All sales of alcohol must be made by or under the authority of a Personal Licence holder. Not everyone who makes a sale has to hold a Personal Licence, as long as a personal licence holder has authorised the sale. This does not apply to qualifying clubs or premises operating under a Temporary Event Notice.
Application for a Personal Licence
The new applicant must be over 18 and hold a licensing qualification that has been accredited by the Secretary of State, or provide proof that they are a person of prescribed description. Under new measures, brought in as part of the Immigration Act 2016, immigration checks will be part of the process for applying for a licence. A personal licence will not be issued to anyone who does not have permission to be or work in the UK. Your application must include:
- completed application for a personal licence form
- completed disclosure of convictions and declaration form
- documents which demonstrate entitlement to work in the UK
- a Police Check Certificate which should be in one of the following forms:
- 1) a criminal conviction certificate issued under section 112 of the Police Act 1997(a)
- 2) a criminal record certificate issued under section 113A of the Police Act 1997
- 3) the results of a subject access search under the Data Protection Act 1998(b) of the Police National Computer by the National Identification Service.
In any case such certificate of search results shall be issued no earlier than one calendar month before the giving of the application to the relevant licensing authority. A subject access search form can be obtained from the local police station. Alternatively, a basic disclosure can be applied for online.
If there are relevant offences, the police can make a representation against the application on crime prevention grounds. If the police make a representation then there will be a hearing of the application.
The approved licensing qualification is the National Certificate for Personal Licence Holders. Two photographs of passport-style, one of which is endorsed with a statement verifying the likeness of the photograph to the applicant by a solicitor, notary, a person of standing in the community or any individual with a professional qualification.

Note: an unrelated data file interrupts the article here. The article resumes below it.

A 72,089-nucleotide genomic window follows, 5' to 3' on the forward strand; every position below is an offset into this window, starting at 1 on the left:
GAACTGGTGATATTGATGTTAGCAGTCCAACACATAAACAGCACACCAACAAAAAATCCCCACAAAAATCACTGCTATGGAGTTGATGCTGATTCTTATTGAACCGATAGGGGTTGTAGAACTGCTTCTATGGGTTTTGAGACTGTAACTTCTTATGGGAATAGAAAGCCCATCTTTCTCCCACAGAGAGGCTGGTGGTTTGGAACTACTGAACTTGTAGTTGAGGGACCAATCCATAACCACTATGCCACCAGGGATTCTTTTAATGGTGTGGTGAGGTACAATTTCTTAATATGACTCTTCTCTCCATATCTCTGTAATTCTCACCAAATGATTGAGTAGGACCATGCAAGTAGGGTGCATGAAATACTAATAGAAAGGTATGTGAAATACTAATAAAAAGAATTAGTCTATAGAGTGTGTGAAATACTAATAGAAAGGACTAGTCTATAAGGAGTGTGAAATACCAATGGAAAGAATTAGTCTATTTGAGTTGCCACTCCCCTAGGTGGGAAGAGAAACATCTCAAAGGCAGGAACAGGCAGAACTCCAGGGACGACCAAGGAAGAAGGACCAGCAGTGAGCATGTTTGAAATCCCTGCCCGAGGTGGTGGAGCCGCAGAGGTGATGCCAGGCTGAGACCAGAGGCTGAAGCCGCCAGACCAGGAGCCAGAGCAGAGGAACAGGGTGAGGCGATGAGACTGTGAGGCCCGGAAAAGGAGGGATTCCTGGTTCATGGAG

Designated premises supervisor
You can have as many Personal Licence holders on your premises as you wish, providing there is only one Designated Premises Supervisor. You can also choose to become a Personal Licence holder if you wish to apply for more than five temporary event notices a year.
All premises operating under a Premises Licence to sell or supply alcohol must appoint a designated premises supervisor (DPS) for the premises. There can only be one DPS per premises. The DPS will be held as the person in overall charge of the premises. You should therefore choose this person with care.
Applicants must nominate the DPS on their application form. This person does not have to be on the premises at all times, but they must take responsibility for what happens there. This means the DPS should ensure any staff they appoint are appropriately trained in the requirements of the Licensing Act 2003 and of any specific conditions attached to the Premises Licence. A person cannot become a DPS unless he is also a Personal Licence holder.
Although qualifying clubs don’t need a DPS to sell alcohol to members and their guests, this exemption does not apply if the premises are hired out for wedding receptions and the like. You need a full Premises Licence for these activities (unless you are only holding a small number of events, which you can hold under a temporary event notice) and therefore need to appoint a DPS.
You can send applications to the following:
Sand Martin House